Lorenzo-Blanco, E.I., Abad-Vivero, E., Barrientos-Gutierrez, I., Arillo-Santillán, E., *Pérez Hérnandez, R., Unger, J.B., & Thrasher, J.F. (forthcoming). Movie language orientation, gender, movie smoking exposure, and smoking susceptibility among youth in Mexico (Nicotine and Tobacco Research). 

Lorenzo-Blanco, E. I., Meca, A., Unger, J.B., Romero, A., Szapocznik, J., Piña-Watson, B.M., Cano, M.A., Zamboanga, B., Baezconde-Garbanati, L., Des Rosiers, S.E., Soto, D.W., Villamar, J.A., Lizzi, K.M., Pattarroyo, M. & Schwartz, S. J. (2016). Longitudinal effects of Latino parent cultural stress, depressive symptoms, and family functioning on youth emotional well-being and health risk behaviors. Family Process.

Lorenzo-Blanco, E. I., Schwartz, S.J., Unger, J.B., Zamboanga, B., Des Rosiers, S.E., Villamar, J., Soto, D., Patarroyo, M., & Baezconde-Garbanati, L. (2016). Alcohol use among recent immigrant Latino/a youth: Acculturation, gender, and the Theory of Reasoned Action. Ethnicity and Health, 21, 609-27

Lorenzo-Blanco, E. I. & Cortina, L. M. (2012). Latino/a depression and smoking: An analysis through the lenses of culture, gender, and ethnicity. American Journal of Community Psychology, 51, 332-346.

Lorenzo-Blanco, E.I., Bares, C., & Delva, J. (2012). Correlates of Chilean adolescents’ negative attitudes towards cigarettes: The role of gender, peer, parental, and environmental influences. Nicotine and Tobacco Research. 14, 142-152.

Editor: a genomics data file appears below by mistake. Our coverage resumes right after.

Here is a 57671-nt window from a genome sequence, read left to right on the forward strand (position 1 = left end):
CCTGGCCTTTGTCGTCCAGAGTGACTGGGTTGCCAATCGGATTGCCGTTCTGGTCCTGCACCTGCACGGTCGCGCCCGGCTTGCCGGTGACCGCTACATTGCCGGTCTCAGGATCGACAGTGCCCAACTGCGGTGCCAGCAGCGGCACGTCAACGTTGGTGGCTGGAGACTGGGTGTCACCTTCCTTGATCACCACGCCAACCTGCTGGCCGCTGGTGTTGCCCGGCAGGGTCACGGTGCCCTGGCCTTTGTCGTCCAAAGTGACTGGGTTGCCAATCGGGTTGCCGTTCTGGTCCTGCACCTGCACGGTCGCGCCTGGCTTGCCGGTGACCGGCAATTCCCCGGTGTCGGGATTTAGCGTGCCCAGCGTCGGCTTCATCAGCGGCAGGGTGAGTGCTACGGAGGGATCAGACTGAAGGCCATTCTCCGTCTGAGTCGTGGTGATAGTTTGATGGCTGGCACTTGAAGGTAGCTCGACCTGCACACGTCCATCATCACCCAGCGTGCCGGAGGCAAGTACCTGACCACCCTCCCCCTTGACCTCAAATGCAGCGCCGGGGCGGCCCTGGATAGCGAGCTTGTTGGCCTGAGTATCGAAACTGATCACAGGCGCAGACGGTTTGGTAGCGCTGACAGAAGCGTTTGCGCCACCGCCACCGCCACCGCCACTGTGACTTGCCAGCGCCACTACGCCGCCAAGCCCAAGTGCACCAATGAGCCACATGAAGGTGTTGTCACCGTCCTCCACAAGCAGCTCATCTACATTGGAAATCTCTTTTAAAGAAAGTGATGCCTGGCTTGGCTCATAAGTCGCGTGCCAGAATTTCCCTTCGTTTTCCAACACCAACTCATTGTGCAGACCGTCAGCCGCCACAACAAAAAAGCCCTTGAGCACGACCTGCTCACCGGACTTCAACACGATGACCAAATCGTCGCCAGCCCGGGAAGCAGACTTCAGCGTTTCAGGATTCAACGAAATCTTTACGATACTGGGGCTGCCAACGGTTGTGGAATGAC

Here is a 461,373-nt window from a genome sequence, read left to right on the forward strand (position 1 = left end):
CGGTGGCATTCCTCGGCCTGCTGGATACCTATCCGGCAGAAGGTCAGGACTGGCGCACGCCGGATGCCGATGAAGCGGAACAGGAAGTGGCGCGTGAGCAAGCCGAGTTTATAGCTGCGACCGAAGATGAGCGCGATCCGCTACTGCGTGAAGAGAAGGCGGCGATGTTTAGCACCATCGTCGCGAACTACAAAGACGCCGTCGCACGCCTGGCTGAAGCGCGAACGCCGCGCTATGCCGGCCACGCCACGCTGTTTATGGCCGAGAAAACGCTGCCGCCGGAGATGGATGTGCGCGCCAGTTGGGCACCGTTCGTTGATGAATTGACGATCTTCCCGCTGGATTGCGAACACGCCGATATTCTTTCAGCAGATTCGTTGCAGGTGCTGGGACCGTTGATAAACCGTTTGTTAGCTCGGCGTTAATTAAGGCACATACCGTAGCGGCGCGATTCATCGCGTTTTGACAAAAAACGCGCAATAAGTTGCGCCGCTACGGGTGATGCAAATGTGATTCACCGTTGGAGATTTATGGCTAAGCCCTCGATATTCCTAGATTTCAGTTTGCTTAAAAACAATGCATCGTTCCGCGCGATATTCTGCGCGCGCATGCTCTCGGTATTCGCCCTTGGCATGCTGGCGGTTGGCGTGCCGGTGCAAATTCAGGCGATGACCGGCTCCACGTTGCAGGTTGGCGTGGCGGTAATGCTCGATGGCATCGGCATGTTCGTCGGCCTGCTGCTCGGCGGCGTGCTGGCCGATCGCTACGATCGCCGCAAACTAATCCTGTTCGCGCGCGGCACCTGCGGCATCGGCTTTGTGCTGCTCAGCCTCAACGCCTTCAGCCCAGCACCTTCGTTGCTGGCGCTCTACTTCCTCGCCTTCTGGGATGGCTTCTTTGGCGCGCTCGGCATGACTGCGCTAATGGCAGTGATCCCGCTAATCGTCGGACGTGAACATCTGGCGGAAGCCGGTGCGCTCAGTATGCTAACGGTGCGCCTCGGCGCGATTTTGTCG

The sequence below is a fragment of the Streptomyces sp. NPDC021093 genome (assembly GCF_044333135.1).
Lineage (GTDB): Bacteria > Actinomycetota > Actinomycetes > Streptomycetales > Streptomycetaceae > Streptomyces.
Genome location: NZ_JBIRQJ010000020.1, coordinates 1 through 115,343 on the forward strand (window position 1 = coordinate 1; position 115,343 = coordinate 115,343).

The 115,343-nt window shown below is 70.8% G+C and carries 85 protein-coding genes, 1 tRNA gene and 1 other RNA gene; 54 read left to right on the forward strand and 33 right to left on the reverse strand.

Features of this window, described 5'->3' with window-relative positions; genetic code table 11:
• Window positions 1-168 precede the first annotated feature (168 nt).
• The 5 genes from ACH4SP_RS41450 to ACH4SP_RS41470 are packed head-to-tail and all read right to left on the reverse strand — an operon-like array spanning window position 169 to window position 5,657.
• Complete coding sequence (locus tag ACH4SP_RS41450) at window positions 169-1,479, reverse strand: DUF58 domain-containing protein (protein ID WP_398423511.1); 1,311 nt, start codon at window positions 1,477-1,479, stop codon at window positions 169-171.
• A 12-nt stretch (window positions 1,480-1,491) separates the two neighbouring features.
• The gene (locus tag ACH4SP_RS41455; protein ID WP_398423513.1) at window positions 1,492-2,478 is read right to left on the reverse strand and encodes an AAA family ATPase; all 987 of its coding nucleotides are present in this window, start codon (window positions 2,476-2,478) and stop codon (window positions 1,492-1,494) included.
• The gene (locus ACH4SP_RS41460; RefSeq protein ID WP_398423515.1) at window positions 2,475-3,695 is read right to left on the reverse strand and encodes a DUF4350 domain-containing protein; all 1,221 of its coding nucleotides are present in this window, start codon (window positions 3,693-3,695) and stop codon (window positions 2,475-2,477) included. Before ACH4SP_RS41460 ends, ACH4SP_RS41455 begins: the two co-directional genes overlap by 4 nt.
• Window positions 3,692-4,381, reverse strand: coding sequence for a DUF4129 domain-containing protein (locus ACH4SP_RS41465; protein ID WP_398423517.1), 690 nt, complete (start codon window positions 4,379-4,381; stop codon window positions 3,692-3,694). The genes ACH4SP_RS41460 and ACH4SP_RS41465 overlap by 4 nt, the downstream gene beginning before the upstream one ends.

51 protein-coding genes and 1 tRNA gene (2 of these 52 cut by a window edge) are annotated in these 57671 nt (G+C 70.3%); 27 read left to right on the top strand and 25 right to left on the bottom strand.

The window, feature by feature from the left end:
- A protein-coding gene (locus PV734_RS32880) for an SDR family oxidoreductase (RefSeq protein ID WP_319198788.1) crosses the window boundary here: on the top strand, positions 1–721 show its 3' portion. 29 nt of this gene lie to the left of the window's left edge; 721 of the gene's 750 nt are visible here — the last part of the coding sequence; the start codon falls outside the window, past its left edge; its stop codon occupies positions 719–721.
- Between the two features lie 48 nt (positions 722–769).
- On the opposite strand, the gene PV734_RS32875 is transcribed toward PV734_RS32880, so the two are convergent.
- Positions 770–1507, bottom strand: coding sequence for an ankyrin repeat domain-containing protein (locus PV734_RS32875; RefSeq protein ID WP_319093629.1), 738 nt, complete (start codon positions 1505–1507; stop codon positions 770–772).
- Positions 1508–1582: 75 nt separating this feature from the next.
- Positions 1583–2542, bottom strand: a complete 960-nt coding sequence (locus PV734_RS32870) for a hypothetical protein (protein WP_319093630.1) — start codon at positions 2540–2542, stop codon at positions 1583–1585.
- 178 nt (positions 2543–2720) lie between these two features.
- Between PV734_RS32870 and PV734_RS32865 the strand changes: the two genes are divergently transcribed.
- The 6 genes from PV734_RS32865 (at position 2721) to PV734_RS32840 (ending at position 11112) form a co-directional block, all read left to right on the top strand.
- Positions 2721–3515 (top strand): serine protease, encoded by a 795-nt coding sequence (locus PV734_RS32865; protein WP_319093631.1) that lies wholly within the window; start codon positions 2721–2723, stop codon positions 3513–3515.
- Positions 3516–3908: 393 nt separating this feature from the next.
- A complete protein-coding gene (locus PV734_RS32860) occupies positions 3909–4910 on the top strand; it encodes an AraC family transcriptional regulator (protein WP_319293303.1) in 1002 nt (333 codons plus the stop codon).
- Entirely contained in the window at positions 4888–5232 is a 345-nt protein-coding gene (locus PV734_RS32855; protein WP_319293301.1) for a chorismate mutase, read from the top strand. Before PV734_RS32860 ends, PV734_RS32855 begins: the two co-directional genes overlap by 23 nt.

**Lorenzo-Blanco, E. I., Unger, J.B., Ritt-Olson, A., Soto, D., & Baezconde-Garbanati, L. (2011).  Acculturation, gender, depression, and cigarette smoking among U.S. Hispanic youth: The  mediating role of perceived discrimination. Journal of Youth and Adolescence, 30, 1519-1533.  **Article received 2011 Oliva Espin & AWP Award for Research on Gender and Immigration. 






2020            Reuben Hill Award from the National Council on Family Relations (NCFR)

2016-2017   National Research Mentoring Network STAR Fellow.

2016-2018   Interdisciplinary Research Training Institute on Hispanic Drug Abuse Fellow.

2012            Sweetland Center Dissertation Writing Institute Summer Fellowship.

2011            Oliva Espin Award on Social Justice Concerns in Feminist Psychology.

2010            Margaret Dow Towsley Scholar. 


HDF 378K.11 - Diversity in Human Development

HDF 340 - Ethical/Philosophical/Professional Development Issues

 In Fall 2020, we are conducting a study to survey first-year UT Austin Latinx/Hispanic students. This study's primary aim is to better understand the college experience of incoming Latinx/Hispanic freshmen students at UT Austin as a means to gather data that can inform programs to support Latinx/Hispanic students at UT.

We are focusing on recruiting Freshmen students to take the survey using online recruitment strategies; this includes planning recruitment for the semester, contacting campus groups, and presenting about the project in virtual classes or lectures. Students will also work with UT Qualtrics on data cleaning, data checking, sending compensation to participants, and adapting the survey based on incoming responses. Other responsibilities surrounding the survey may include assisting with literature reviews/searches, contacting participants, and coding qualitative data.

The lab may also continue focus groups with Latinx high school students and parents and school personnel (pending COVID-19 status). These focus groups and interviews will serve as a basis for the development of a school-based intervention that will target coping with cultural stressors.

Research assistants will receive training to build their skills in preparation for graduate school. JUNTOS Lab weekly meetings include an informational component where students can develop their presentation skills, learn about current related research, and grow with professional development training.

If interested in participating in this research as a research assistant via course credit or on a volunteer basis, please email elma@utexas.edu. Thanks!